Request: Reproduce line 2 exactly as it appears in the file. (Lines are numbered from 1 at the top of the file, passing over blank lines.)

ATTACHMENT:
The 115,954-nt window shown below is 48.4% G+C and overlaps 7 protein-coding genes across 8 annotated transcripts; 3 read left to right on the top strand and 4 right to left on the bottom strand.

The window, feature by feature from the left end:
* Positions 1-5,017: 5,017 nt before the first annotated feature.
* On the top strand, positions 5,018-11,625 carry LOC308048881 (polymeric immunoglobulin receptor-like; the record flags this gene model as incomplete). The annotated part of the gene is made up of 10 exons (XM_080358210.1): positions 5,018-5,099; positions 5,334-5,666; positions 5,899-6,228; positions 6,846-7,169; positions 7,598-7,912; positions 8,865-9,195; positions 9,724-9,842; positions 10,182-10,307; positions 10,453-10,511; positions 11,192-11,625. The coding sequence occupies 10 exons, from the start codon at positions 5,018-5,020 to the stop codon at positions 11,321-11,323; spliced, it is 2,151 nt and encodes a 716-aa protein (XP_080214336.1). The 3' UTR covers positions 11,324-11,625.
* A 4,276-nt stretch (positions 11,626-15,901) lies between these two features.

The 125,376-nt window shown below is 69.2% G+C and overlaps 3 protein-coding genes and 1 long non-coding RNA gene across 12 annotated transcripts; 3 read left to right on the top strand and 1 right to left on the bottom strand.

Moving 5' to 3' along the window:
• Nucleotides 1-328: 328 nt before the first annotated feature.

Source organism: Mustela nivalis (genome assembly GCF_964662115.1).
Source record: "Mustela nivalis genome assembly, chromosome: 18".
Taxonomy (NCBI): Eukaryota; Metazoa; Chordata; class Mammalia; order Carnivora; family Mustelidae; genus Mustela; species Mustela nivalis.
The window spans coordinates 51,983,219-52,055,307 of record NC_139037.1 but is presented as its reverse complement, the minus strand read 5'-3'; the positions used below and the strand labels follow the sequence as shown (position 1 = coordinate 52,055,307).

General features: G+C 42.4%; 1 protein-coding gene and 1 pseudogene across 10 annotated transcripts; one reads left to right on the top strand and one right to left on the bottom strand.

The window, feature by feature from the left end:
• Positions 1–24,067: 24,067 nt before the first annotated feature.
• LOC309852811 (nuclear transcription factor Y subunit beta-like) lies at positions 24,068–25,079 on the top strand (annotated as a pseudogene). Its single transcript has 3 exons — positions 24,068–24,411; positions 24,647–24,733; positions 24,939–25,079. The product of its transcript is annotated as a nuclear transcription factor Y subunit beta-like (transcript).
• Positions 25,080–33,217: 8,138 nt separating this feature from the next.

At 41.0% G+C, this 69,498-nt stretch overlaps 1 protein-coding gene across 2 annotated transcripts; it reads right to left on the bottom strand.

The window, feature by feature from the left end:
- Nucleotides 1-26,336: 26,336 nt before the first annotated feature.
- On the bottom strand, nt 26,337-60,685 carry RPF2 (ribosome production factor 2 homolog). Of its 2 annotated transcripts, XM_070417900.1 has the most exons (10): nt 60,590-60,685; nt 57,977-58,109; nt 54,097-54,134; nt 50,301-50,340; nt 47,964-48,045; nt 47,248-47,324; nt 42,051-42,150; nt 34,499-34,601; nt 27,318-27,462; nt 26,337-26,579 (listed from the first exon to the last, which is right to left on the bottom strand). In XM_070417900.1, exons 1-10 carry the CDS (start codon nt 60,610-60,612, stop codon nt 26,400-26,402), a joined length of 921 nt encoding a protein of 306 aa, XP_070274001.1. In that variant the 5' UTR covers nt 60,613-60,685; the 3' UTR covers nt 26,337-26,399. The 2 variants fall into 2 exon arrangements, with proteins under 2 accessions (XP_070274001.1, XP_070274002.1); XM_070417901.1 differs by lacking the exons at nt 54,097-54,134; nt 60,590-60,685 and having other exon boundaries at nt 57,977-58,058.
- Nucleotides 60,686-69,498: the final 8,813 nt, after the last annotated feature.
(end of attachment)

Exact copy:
The window, feature by feature from the left end: